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What You Should Know About Bankruptcy
Filing bankruptcy is not only a last resort legal action; it is also a very complicated legal action that definitely needs the expertise of a lawyer. When thinking about bankruptcy, you first need to decide if bankruptcy is right for you. If it is, then you need the help of an attorney to decide which type of bankruptcy is required for your particular situation.
The decision to file bankruptcy can be brought on by many different circumstances. The most common circumstances are divorce, medical hardships and credit card troubles. In cases of divorce, bankruptcy is often inevitable. The sudden change in financial level and the added burden of court costs, extra expenses and child support often cause one or both parties to get behind on their financial obligations.
In the case of medical hardships, high medical bills can sometimes overburden people even if they have insurance. This is even more likely to happen if the person experiencing the medical emergency is also the family breadwinner.
The most common case of financial hardship is incredibly high credit card balances. After carrying numerous high credit balances for a certain period of time, many people find themselves unable to make anything but the minimum payment and sometimes not even being able to make that. Then, when the high interest rates are added in, people find themselves in a situation where repayment is often impossible.
Whether your situation arose from one of the above financial problems or not, sometimes bankruptcy is the only answer to your monetary problems. Once you have decided that bankruptcy is the answer for you, you will need to enlist the services of a lawyer to decide which type of bankruptcy to file and to help you navigate the many complex bankruptcy laws and regulations.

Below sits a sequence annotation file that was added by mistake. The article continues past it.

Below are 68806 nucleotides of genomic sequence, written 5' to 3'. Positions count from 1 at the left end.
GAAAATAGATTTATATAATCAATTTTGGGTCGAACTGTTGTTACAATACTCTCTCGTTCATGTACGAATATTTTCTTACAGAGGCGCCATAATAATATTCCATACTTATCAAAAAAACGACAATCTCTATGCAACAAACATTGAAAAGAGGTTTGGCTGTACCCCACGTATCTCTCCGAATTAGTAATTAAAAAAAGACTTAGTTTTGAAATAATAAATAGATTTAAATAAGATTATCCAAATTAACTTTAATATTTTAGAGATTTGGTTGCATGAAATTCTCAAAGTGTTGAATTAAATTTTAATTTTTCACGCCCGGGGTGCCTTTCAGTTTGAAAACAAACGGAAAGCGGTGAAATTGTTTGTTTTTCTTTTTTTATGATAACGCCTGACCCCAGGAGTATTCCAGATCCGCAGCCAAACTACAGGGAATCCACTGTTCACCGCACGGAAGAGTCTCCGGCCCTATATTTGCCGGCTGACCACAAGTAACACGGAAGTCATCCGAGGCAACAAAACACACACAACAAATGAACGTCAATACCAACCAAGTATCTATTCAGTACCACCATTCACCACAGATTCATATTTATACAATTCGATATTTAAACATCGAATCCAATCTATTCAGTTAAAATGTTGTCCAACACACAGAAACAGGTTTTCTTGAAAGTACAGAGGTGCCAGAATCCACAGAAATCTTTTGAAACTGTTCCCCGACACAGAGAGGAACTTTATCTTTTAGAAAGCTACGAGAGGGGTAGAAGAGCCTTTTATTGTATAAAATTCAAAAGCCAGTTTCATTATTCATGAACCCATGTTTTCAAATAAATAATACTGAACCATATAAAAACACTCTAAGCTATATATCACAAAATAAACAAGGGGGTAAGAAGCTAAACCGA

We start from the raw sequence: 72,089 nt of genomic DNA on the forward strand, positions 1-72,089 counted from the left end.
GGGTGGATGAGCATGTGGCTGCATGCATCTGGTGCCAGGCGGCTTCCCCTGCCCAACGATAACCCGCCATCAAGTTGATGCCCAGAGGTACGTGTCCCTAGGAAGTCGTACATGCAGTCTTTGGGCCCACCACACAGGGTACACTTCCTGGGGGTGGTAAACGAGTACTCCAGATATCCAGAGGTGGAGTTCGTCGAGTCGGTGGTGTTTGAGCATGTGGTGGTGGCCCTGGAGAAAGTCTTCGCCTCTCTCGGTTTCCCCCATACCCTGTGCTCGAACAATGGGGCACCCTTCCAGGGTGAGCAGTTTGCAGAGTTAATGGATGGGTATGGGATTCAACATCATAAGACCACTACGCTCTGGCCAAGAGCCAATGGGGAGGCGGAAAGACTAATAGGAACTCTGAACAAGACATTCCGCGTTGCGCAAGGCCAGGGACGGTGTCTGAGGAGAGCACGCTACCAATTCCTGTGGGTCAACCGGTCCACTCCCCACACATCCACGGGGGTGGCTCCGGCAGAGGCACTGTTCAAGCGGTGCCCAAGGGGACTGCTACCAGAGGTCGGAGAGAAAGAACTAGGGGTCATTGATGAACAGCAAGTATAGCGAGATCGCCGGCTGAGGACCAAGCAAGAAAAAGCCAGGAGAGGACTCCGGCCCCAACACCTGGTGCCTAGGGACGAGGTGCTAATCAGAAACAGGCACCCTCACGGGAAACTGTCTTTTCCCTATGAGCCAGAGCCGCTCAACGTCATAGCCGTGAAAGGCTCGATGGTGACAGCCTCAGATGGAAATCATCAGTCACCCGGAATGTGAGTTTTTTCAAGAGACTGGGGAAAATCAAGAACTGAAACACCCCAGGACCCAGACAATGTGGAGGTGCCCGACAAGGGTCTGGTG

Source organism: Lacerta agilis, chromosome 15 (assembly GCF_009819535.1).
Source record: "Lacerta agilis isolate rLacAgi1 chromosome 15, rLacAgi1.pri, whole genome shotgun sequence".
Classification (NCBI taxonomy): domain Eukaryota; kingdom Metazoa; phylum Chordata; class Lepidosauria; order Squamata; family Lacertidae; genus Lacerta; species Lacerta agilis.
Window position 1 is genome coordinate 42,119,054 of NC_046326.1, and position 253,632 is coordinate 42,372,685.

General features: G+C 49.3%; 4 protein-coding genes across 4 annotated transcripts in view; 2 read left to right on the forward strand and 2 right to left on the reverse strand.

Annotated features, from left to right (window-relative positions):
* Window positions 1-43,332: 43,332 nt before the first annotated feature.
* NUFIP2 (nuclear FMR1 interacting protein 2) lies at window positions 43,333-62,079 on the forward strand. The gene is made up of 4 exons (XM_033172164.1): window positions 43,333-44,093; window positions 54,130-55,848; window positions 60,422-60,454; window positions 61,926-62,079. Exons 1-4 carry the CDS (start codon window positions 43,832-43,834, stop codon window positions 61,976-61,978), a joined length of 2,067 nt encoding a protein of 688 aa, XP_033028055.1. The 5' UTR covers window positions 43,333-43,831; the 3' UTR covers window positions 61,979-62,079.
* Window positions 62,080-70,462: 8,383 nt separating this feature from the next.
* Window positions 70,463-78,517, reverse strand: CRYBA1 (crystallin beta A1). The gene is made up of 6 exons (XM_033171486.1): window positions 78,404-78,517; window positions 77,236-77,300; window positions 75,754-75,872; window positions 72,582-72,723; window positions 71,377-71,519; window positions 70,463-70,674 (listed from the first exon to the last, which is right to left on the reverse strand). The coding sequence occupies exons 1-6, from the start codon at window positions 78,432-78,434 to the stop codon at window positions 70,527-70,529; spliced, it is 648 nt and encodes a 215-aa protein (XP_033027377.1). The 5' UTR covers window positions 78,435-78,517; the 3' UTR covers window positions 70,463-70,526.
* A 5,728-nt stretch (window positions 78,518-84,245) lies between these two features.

There are four main types of bankruptcy, Chapter 7, Chapter 13, Chapter 11 and Chapter 12. Chapter 7 is the most common form and can be used by businesses and individuals. Chapter 13 is the second most common form, but it limited to use by individuals only.
In a Chapter 7 bankruptcy, a debtor's property is divided into to categories, exempt and non-exempt. Exempt properties include things that the debtor will be allowed to keep like their home and automobile. In the case of exempt properties, the debtor is allowed to keep them as long as he or she continues to pay for them. If a person cannot continue to make payments, the owner of the loan may repossess the property, even after a bankruptcy has been finalized. Any non-exempt or unsecured property will be sold to cover the debtor's financial obligations. Debts such as credit card debts and medical bills can be written off with this type of bankruptcy, but other debts like school loans and taxes cannot be.
In Chapter 13 bankruptcy, the debtor is required to come up with a way to repay his or her debts, but these debts usually do not have to be repaid in full. In most cases, a creditor will agree to take a small percentage of the owed debt as opposed to losing all repayment all together. This form of bankruptcy is preferable for those individuals that wish to keep all of their possessions and just need a chance to catch up on their financial obligations. It does not, however, excuse a debtor from priority debts like taxes and child support.
In order to qualify for Chapter 13 bankruptcy, an individual must have a yearly income level that allows for repayment of each of his debts within three to five years. After three to five years of consistent repayment, the debtor's obligations are released.
After you have researched bankruptcy and decided that it is right for you, you need to contact an attorney that specializes in bankruptcy to help assure that you follow all legal guidelines and are protected from further collection activity.
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